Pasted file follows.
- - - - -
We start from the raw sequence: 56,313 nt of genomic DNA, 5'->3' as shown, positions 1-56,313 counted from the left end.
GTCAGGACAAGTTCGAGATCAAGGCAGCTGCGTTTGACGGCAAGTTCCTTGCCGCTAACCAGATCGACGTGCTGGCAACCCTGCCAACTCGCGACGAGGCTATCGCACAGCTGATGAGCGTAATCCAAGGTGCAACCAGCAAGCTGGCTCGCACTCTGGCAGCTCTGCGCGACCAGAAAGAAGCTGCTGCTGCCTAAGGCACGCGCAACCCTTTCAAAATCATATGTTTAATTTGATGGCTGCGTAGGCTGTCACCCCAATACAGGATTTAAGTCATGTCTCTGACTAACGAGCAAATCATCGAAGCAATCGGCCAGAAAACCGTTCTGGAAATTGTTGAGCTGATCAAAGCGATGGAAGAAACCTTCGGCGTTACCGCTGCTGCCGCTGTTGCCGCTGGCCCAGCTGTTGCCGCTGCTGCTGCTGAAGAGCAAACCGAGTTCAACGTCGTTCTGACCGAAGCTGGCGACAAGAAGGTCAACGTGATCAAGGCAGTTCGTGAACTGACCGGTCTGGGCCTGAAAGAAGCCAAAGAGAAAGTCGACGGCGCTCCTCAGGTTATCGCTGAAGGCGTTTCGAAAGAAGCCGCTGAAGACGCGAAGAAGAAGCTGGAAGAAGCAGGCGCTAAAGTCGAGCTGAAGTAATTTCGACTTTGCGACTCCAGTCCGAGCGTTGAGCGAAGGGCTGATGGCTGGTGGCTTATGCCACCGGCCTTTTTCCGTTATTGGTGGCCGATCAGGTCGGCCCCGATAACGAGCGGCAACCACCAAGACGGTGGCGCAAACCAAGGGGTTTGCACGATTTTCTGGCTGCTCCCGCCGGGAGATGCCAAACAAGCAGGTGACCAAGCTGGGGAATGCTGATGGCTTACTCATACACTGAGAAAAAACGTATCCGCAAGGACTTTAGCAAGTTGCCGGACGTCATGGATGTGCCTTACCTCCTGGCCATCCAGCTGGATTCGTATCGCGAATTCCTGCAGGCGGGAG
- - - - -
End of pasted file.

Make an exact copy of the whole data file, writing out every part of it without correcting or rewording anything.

We start from the raw sequence: 56,313 nt of genomic DNA, 5'->3' as shown, positions 1-56,313 counted from the left end.
GTCAGGACAAGTTCGAGATCAAGGCAGCTGCGTTTGACGGCAAGTTCCTTGCCGCTAACCAGATCGACGTGCTGGCAACCCTGCCAACTCGCGACGAGGCTATCGCACAGCTGATGAGCGTAATCCAAGGTGCAACCAGCAAGCTGGCTCGCACTCTGGCAGCTCTGCGCGACCAGAAAGAAGCTGCTGCTGCCTAAGGCACGCGCAACCCTTTCAAAATCATATGTTTAATTTGATGGCTGCGTAGGCTGTCACCCCAATACAGGATTTAAGTCATGTCTCTGACTAACGAGCAAATCATCGAAGCAATCGGCCAGAAAACCGTTCTGGAAATTGTTGAGCTGATCAAAGCGATGGAAGAAACCTTCGGCGTTACCGCTGCTGCCGCTGTTGCCGCTGGCCCAGCTGTTGCCGCTGCTGCTGCTGAAGAGCAAACCGAGTTCAACGTCGTTCTGACCGAAGCTGGCGACAAGAAGGTCAACGTGATCAAGGCAGTTCGTGAACTGACCGGTCTGGGCCTGAAAGAAGCCAAAGAGAAAGTCGACGGCGCTCCTCAGGTTATCGCTGAAGGCGTTTCGAAAGAAGCCGCTGAAGACGCGAAGAAGAAGCTGGAAGAAGCAGGCGCTAAAGTCGAGCTGAAGTAATTTCGACTTTGCGACTCCAGTCCGAGCGTTGAGCGAAGGGCTGATGGCTGGTGGCTTATGCCACCGGCCTTTTTCCGTTATTGGTGGCCGATCAGGTCGGCCCCGATAACGAGCGGCAACCACCAAGACGGTGGCGCAAACCAAGGGGTTTGCACGATTTTCTGGCTGCTCCCGCCGGGAGATGCCAAACAAGCAGGTGACCAAGCTGGGGAATGCTGATGGCTTACTCATACACTGAGAAAAAACGTATCCGCAAGGACTTTAGCAAGTTGCCGGACGTCATGGATGTGCCTTACCTCCTGGCCATCCAGCTGGATTCGTATCGCGAATTCCTGCAGGCGGGAG